Review: Unlike most TV shows, Hogan’s Heroes is hilarious to some and controversial to others, its overall reception influenced by contemporary criticism. Recognized by Hollywood through several Emmy nominations in the 60s, including three for Outstanding Comedy Series, the show was also named one of the worst TV programs of all time by TV Guide in 2002. As always, it is a matter of perception and depends on your sensitivities towards Nazi prison camps and WWII in general. It is safe to say, however, that the show was not inappropriate. After all, Hogan’s Heroes clearly caricatured Nazis and presented all POWs (prisoners of war) as impeccable heroes. Led by a dashing Colonel Hogan (Bob Crane), the imprisoned (Western) Allies used Stalag 13 as their espionage home base and took every chance to strike against their German enemies. Armed with intellect and a sharp sense of humor, Hogan and his men always prevailed against camp supervisor Colonel Klink, played by German born Werner Klemperer. Like his colleagues John Banner (who portrayed Hauptfeldwebel Schultz) and Robert Clary (aka Free French Air Force Corporal LeBeau), the actor was a European Jew who had escaped the Nazis. The fact that neither one of them had trouble with the unreal setting of Stalag 13 and the silly storylines should placate any critic who feels uncomfortable making fun of war imprisonment.

Available on DVD. Season 4 sample episode, Man in a Box.

Alfred Hitchcock Presents

TV classics: Alfred Hitchcock Presents

USA 1955-62, 268 episodes, 25 minutes each, CBS and NBC. Presented by Alfred Hitchcock, Cast examples: Julie Adams, Gene Barry, Barbara Bel Geddes, Charles Bronson, Tom Conway, Joseph Cotten, Anne Francis, Rosemary Harris, Patricia Hitchcock, Brian Keith, Werner Klemperer, Wesley Lau, Steve McQueen, Leslie Nielsen, John Qualen, William Shatner, Nita Talbot, Jessica Tandy, Dick York et al.

Plot summary: In this anthology series, Alfred Hitchcock presented new mysteries on a weekly basis, always introduced by a comment from the master of suspense himself.

Review: Alfred Hitchcock Presents was one of the many successful anthology series of the 1950s and 60s, hosted by Alfred Hitchcock who commented on the weekly stories in the beginning and at the end of each episode. Often welcoming his audience with a friendly “Good Evening”, the master of suspense was a pivotal part of the show for which he caricatured his own silhouette to appear in the title credits. Although praised as Hollywood’s best directors, Hitchcock did not direct more than seventeen episodes of the original show and only one of The Alfred Hitchcock Hour which was produced for another three years after the completion of his half-hour original in 1962.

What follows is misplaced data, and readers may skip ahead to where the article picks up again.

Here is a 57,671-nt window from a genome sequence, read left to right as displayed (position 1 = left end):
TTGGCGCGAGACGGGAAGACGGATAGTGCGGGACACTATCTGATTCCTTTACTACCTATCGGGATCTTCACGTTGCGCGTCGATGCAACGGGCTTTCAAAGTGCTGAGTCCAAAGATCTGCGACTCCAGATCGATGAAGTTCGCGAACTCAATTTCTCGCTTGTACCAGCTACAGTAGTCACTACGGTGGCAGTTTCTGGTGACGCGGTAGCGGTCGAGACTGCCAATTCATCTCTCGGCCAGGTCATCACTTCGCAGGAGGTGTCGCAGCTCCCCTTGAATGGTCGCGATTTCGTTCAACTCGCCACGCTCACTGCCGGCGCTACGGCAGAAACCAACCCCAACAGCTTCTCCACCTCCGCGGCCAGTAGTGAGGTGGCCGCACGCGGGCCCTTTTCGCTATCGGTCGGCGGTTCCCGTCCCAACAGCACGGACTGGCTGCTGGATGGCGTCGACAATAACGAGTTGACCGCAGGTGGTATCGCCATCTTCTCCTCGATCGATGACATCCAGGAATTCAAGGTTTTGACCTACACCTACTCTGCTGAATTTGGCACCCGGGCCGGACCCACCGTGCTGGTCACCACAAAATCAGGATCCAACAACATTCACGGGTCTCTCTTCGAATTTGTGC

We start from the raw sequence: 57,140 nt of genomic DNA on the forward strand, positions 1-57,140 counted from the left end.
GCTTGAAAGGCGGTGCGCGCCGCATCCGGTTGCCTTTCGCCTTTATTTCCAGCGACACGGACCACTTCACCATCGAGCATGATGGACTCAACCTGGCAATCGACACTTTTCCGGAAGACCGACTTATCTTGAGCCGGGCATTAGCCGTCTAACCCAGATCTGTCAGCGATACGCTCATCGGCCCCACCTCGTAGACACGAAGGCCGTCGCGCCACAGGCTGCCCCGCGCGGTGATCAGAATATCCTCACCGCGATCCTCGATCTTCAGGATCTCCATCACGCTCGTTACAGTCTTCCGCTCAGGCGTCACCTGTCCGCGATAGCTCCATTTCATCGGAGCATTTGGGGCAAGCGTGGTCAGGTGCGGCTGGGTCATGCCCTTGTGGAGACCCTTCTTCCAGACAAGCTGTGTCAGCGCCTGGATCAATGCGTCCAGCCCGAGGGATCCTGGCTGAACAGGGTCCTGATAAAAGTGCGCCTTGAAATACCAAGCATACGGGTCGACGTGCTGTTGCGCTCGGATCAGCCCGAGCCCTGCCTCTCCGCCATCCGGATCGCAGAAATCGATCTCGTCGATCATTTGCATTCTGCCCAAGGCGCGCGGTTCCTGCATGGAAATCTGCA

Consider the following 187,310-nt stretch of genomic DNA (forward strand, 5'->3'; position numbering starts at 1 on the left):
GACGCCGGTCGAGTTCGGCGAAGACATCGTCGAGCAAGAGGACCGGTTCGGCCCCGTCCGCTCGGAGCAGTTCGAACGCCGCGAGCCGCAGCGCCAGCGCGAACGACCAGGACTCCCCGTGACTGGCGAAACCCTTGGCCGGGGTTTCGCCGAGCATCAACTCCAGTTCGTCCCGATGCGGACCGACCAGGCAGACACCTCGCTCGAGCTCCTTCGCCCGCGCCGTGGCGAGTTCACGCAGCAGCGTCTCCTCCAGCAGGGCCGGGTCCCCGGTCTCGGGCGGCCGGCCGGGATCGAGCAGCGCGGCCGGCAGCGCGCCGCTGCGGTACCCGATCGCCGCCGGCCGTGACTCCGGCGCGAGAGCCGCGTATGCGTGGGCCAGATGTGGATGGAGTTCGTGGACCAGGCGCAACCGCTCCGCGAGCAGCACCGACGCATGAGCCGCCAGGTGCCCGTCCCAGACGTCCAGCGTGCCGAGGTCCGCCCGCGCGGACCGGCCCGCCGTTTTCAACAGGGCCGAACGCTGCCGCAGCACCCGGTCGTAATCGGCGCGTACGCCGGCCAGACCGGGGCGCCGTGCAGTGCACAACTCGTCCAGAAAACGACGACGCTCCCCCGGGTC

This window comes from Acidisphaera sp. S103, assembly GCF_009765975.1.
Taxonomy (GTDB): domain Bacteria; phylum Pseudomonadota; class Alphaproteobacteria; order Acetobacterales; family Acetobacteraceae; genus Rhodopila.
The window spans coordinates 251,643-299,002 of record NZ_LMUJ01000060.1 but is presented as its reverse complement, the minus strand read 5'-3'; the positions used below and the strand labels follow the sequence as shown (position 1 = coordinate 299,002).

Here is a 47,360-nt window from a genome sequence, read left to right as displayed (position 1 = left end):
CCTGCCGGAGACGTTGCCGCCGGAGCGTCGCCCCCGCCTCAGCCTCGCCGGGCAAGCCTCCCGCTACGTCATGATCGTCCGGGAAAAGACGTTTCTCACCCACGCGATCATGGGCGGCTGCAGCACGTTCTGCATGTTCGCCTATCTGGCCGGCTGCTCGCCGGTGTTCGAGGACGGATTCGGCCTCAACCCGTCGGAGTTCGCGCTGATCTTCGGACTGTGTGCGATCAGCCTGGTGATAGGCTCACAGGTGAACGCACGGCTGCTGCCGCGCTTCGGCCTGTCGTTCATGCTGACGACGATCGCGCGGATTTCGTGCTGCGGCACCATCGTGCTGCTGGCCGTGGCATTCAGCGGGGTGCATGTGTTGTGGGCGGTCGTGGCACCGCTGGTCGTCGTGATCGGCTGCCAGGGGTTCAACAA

Focusing on murder, mayhem and mysteries, Alfred Hitchcock Presents had a more constricted theme for its episodes than the majority of other anthology programs, something his famous name already suggested. Always relying on suspense, a decent cast and excellent scripts, the show lived up to be one of the 100 most popular shows on TV and was rewarded with several Emmy nominations including two for the renowned director himself. Successfully rerun for many years, a re-imagined show, The New Alfred Hitchcock Presents, brought more crime to American living rooms in 1985, a popular time for revivals of popular black & white franchises.

Today, Alfred Hitchcock Presents is available on DVD and online to be enjoyed by old fans and new ones alike. Still gripping and entertaining, the episodes are a treat for everyone who enjoys great storytelling and ironic or deadpan comments on sometimes gruesome yet never horrific cases. As the master of suspense, Alfred Hitchcock was celebrated for his skills to seduce his audience into witnessing upsetting circumstances without haunting them with gory images. His approach was reflected in this show and still offers many hours of first class diversion – a true gem to rediscover on a rainy Sunday afternoon.